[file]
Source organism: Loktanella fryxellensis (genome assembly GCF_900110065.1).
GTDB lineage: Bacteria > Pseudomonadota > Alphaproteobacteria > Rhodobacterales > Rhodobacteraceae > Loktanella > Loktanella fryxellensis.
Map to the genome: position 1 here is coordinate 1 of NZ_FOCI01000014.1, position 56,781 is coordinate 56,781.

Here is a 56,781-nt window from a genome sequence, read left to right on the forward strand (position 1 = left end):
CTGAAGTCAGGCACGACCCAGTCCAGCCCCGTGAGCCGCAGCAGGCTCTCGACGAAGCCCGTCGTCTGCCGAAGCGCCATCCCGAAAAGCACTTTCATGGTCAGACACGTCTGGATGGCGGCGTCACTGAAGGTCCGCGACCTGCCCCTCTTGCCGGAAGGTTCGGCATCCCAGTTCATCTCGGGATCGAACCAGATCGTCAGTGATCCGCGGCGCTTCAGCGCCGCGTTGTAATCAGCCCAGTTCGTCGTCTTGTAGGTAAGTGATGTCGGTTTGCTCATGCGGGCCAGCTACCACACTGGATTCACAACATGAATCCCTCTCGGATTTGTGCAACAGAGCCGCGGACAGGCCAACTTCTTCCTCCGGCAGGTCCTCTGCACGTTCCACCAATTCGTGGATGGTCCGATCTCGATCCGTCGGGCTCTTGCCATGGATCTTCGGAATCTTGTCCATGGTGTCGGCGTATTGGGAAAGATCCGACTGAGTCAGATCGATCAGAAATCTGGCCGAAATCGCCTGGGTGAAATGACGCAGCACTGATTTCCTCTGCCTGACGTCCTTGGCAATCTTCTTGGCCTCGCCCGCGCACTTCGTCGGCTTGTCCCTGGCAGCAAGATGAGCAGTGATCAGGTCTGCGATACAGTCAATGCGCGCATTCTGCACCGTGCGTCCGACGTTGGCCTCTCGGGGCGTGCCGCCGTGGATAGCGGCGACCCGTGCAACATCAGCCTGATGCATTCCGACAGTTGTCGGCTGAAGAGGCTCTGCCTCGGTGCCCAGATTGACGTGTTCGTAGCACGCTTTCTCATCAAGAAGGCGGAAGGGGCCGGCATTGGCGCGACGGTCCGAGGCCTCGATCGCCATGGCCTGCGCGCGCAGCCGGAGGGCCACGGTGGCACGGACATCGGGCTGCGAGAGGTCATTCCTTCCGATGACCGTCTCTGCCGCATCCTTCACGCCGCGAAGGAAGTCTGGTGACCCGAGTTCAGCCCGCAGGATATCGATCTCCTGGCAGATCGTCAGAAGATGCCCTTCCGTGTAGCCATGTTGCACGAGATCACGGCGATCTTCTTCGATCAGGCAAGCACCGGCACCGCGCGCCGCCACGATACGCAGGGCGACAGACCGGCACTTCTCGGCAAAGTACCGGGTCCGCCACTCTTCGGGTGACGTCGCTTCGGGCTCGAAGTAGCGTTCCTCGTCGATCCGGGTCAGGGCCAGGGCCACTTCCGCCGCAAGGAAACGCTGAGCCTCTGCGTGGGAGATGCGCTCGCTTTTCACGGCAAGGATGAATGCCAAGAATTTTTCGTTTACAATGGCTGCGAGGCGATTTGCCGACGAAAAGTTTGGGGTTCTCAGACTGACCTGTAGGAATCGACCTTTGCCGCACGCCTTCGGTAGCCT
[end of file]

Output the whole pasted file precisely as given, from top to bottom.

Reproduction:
Source organism: Loktanella fryxellensis (genome assembly GCF_900110065.1).
GTDB lineage: Bacteria > Pseudomonadota > Alphaproteobacteria > Rhodobacterales > Rhodobacteraceae > Loktanella > Loktanella fryxellensis.
Map to the genome: position 1 here is coordinate 1 of NZ_FOCI01000014.1, position 56,781 is coordinate 56,781.

Here is a 56,781-nt window from a genome sequence, read left to right on the forward strand (position 1 = left end):
CTGAAGTCAGGCACGACCCAGTCCAGCCCCGTGAGCCGCAGCAGGCTCTCGACGAAGCCCGTCGTCTGCCGAAGCGCCATCCCGAAAAGCACTTTCATGGTCAGACACGTCTGGATGGCGGCGTCACTGAAGGTCCGCGACCTGCCCCTCTTGCCGGAAGGTTCGGCATCCCAGTTCATCTCGGGATCGAACCAGATCGTCAGTGATCCGCGGCGCTTCAGCGCCGCGTTGTAATCAGCCCAGTTCGTCGTCTTGTAGGTAAGTGATGTCGGTTTGCTCATGCGGGCCAGCTACCACACTGGATTCACAACATGAATCCCTCTCGGATTTGTGCAACAGAGCCGCGGACAGGCCAACTTCTTCCTCCGGCAGGTCCTCTGCACGTTCCACCAATTCGTGGATGGTCCGATCTCGATCCGTCGGGCTCTTGCCATGGATCTTCGGAATCTTGTCCATGGTGTCGGCGTATTGGGAAAGATCCGACTGAGTCAGATCGATCAGAAATCTGGCCGAAATCGCCTGGGTGAAATGACGCAGCACTGATTTCCTCTGCCTGACGTCCTTGGCAATCTTCTTGGCCTCGCCCGCGCACTTCGTCGGCTTGTCCCTGGCAGCAAGATGAGCAGTGATCAGGTCTGCGATACAGTCAATGCGCGCATTCTGCACCGTGCGTCCGACGTTGGCCTCTCGGGGCGTGCCGCCGTGGATAGCGGCGACCCGTGCAACATCAGCCTGATGCATTCCGACAGTTGTCGGCTGAAGAGGCTCTGCCTCGGTGCCCAGATTGACGTGTTCGTAGCACGCTTTCTCATCAAGAAGGCGGAAGGGGCCGGCATTGGCGCGACGGTCCGAGGCCTCGATCGCCATGGCCTGCGCGCGCAGCCGGAGGGCCACGGTGGCACGGACATCGGGCTGCGAGAGGTCATTCCTTCCGATGACCGTCTCTGCCGCATCCTTCACGCCGCGAAGGAAGTCTGGTGACCCGAGTTCAGCCCGCAGGATATCGATCTCCTGGCAGATCGTCAGAAGATGCCCTTCCGTGTAGCCATGTTGCACGAGATCACGGCGATCTTCTTCGATCAGGCAAGCACCGGCACCGCGCGCCGCCACGATACGCAGGGCGACAGACCGGCACTTCTCGGCAAAGTACCGGGTCCGCCACTCTTCGGGTGACGTCGCTTCGGGCTCGAAGTAGCGTTCCTCGTCGATCCGGGTCAGGGCCAGGGCCACTTCCGCCGCAAGGAAACGCTGAGCCTCTGCGTGGGAGATGCGCTCGCTTTTCACGGCAAGGATGAATGCCAAGAATTTTTCGTTTACAATGGCTGCGAGGCGATTTGCCGACGAAAAGTTTGGGGTTCTCAGACTGACCTGTAGGAATCGACCTTTGCCGCACGCCTTCGGTAGCCT